Glorifying Thoughts: Emerson Shows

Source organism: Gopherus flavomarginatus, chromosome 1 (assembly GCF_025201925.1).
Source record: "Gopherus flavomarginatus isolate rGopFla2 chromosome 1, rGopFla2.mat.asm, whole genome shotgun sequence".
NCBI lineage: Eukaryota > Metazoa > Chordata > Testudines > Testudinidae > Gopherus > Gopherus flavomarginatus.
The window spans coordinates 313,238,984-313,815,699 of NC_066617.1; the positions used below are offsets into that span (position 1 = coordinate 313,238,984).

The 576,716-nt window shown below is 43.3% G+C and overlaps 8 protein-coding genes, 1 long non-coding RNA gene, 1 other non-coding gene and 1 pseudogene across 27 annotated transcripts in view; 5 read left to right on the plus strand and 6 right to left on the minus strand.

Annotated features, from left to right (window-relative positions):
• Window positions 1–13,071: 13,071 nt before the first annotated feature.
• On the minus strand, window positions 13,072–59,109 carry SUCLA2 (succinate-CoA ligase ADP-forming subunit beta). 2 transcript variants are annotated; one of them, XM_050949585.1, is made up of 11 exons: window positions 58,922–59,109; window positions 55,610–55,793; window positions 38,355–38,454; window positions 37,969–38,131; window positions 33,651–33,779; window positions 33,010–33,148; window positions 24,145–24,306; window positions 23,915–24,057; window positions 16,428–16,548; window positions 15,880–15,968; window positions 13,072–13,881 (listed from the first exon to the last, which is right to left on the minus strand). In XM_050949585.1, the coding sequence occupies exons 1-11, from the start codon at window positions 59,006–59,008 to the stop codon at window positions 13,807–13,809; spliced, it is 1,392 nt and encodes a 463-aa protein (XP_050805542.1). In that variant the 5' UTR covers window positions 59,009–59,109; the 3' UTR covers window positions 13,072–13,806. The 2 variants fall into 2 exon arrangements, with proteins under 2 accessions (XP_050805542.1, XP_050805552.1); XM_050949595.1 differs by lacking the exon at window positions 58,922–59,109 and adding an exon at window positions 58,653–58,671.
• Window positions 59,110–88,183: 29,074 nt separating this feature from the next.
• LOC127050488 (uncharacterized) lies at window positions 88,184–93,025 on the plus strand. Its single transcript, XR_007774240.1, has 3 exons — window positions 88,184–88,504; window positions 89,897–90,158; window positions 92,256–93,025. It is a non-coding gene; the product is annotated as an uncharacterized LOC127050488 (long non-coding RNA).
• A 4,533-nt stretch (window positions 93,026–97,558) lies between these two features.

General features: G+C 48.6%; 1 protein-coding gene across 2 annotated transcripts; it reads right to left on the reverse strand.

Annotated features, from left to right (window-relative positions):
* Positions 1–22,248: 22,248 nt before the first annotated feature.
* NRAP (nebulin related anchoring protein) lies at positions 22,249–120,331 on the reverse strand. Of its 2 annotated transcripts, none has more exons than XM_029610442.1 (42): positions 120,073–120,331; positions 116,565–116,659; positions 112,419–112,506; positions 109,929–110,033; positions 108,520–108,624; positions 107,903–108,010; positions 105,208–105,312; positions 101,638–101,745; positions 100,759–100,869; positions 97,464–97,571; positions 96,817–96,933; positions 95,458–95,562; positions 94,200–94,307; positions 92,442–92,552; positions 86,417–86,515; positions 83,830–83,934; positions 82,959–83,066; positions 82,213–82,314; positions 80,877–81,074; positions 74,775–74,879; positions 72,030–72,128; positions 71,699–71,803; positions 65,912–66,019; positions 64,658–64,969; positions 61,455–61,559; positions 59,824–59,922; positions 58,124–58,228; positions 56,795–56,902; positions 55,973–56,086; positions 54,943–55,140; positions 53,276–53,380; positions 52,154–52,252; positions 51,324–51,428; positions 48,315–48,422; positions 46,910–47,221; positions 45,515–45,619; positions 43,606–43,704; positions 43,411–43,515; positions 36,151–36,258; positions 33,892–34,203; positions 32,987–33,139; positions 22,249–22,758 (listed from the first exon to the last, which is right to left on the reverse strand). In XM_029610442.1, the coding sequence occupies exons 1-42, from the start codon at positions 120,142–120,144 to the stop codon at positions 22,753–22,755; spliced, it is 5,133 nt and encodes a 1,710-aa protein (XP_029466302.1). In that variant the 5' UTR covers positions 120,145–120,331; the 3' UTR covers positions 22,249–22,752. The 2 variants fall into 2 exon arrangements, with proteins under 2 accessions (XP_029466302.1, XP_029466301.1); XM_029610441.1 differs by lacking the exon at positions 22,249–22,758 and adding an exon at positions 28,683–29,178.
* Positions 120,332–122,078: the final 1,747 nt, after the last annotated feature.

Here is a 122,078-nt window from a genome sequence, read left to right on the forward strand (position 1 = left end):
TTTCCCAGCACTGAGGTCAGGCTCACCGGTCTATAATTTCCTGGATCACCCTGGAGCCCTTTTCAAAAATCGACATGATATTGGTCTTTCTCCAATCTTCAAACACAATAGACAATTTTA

I have often found myself questioning my adequacy. I admittedly wrestle with a fear of being unwanted. It is, in most cases, an irrational fear of mine. Nevertheless, it is a real fear and it affects my daily life when untreated with the gospel. As a new Christian, this fear frequently led me to harsh thoughts about myself, completely starved of grace. I have since realized that these thoughts must be constantly transformed and renewed by the gospel in order for me to love myself and the Lord as I have been called. 1 Peter 2:1-3 reads, “So put away all malice and all deceit and hypocrisy and envy and all slander. Like newborn infants, long for the pure spiritual milk, that by it you may grow up into salvation—if indeed you have tasted that the Lord is good.” For years I read this verse and found myself thinking, “I strive to do this, yet I continue to be unproductive and my growth is stunted… Why?” We have been called to fulfill this verse with our minds as much as with our tongues, and with ourselves as much as with others. To think maliciously or slanderously about oneself is in no way glorifying to Jesus. The gospel tells us that we matter, that we have a purpose, that we are loved, that we have been beautifully and wonderfully made. There is no ‘but’ statement. I often heard these truths, yet blocked them out with the overwhelming feeling that somehow, I was an exception. Certainly, in some regard, my imperfections belittle my worth… right? Wrong. These thoughts reveal a fundamental misunderstanding of the gospel. God created all, He created perfectly, and Jesus died and rose again for me. Self-deprecating thoughts must be put away and replaced with the truth, otherwise, these lies will fester and multiply. Putting away these negative thoughts requires intentionality. One must seek the Lord through His Word and through earnest prayer. Take advantage of practical methods such as seeking accountability and actively filtering thoughts. An effective way to filter thoughts is the think and replace method. Essentially, the think and replace method consists of taking wrong thoughts and replacing them with the truth. When I begin to feel unwanted, or when you begin to feel whatever it is you wrestle with, find Scripture to combat it. Replace those false thoughts with truth. When we actively pursue a healthy thought life and a self-love based on the gospel, we become “like newborn infants” that “long for the pure spiritual milk” and “grow up into salvation.” Reflecting on my past struggles, I can finally answer my question concerning 1 Peter 1:2-3 about stunted growth. What was the problem? I was not growing because I was not removing the evils of malice, deceit, hypocrisy, envy, and slander from my self-image and from my thought life. To grow by removing these evil thoughts involves a deep longing for God’s Word, rooted in an understanding of the gospel and the love of Jesus Christ. God has called us to a self-love developed in the Lord. No one is perfect, we have been horribly tarnished by sin. But we are covered by the blood of Christ. God finds value in us, and He has loved us enough to restore us. We have been assured that our identities are not in our appearance, education, or relationships with peers. Our identities are in Christ, and we are children of God. Loving oneself is not an easy task, but it becomes more bearable when done under the power of Jesus and in light of this identity. Jesus makes us adequate. Next time you have a thought that is self-deprecating or in some way not glorifying to God, consider replacing it with biblical truth. Allow your mind and your self-image to be renewed by the Lord and His Word. We, as women of God, are worthy, loved, useful, and wanted. Regardless of our thoughts, this remains true. Let us intentionally seek these truths, so that we may bask in the joy of the self-assurance only given by God.